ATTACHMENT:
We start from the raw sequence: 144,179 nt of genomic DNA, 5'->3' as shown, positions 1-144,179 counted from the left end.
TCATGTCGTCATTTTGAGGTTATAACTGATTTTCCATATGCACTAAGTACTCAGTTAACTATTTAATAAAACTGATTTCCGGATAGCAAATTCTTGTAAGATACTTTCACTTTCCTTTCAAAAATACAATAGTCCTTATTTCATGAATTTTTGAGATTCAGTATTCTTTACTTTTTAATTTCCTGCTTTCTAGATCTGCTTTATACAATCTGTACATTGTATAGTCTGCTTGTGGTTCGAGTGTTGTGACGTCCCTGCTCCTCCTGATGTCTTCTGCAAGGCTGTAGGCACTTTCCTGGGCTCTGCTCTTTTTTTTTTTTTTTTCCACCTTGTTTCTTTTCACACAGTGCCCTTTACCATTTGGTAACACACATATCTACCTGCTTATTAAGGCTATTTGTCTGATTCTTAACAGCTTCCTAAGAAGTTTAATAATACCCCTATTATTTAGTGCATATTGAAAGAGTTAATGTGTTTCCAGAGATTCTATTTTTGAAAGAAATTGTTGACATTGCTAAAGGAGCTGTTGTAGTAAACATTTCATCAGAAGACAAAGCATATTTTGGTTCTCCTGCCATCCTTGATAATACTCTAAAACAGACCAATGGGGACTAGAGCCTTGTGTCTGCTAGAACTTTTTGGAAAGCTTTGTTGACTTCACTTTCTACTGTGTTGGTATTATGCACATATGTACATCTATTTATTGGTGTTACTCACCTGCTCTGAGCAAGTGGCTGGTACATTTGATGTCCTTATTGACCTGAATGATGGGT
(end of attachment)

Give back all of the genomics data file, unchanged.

We start from the raw sequence: 144,179 nt of genomic DNA, 5'->3' as shown, positions 1-144,179 counted from the left end.
TCATGTCGTCATTTTGAGGTTATAACTGATTTTCCATATGCACTAAGTACTCAGTTAACTATTTAATAAAACTGATTTCCGGATAGCAAATTCTTGTAAGATACTTTCACTTTCCTTTCAAAAATACAATAGTCCTTATTTCATGAATTTTTGAGATTCAGTATTCTTTACTTTTTAATTTCCTGCTTTCTAGATCTGCTTTATACAATCTGTACATTGTATAGTCTGCTTGTGGTTCGAGTGTTGTGACGTCCCTGCTCCTCCTGATGTCTTCTGCAAGGCTGTAGGCACTTTCCTGGGCTCTGCTCTTTTTTTTTTTTTTTTCCACCTTGTTTCTTTTCACACAGTGCCCTTTACCATTTGGTAACACACATATCTACCTGCTTATTAAGGCTATTTGTCTGATTCTTAACAGCTTCCTAAGAAGTTTAATAATACCCCTATTATTTAGTGCATATTGAAAGAGTTAATGTGTTTCCAGAGATTCTATTTTTGAAAGAAATTGTTGACATTGCTAAAGGAGCTGTTGTAGTAAACATTTCATCAGAAGACAAAGCATATTTTGGTTCTCCTGCCATCCTTGATAATACTCTAAAACAGACCAATGGGGACTAGAGCCTTGTGTCTGCTAGAACTTTTTGGAAAGCTTTGTTGACTTCACTTTCTACTGTGTTGGTATTATGCACATATGTACATCTATTTATTGGTGTTACTCACCTGCTCTGAGCAAGTGGCTGGTACATTTGATGTCCTTATTGACCTGAATGATGGGT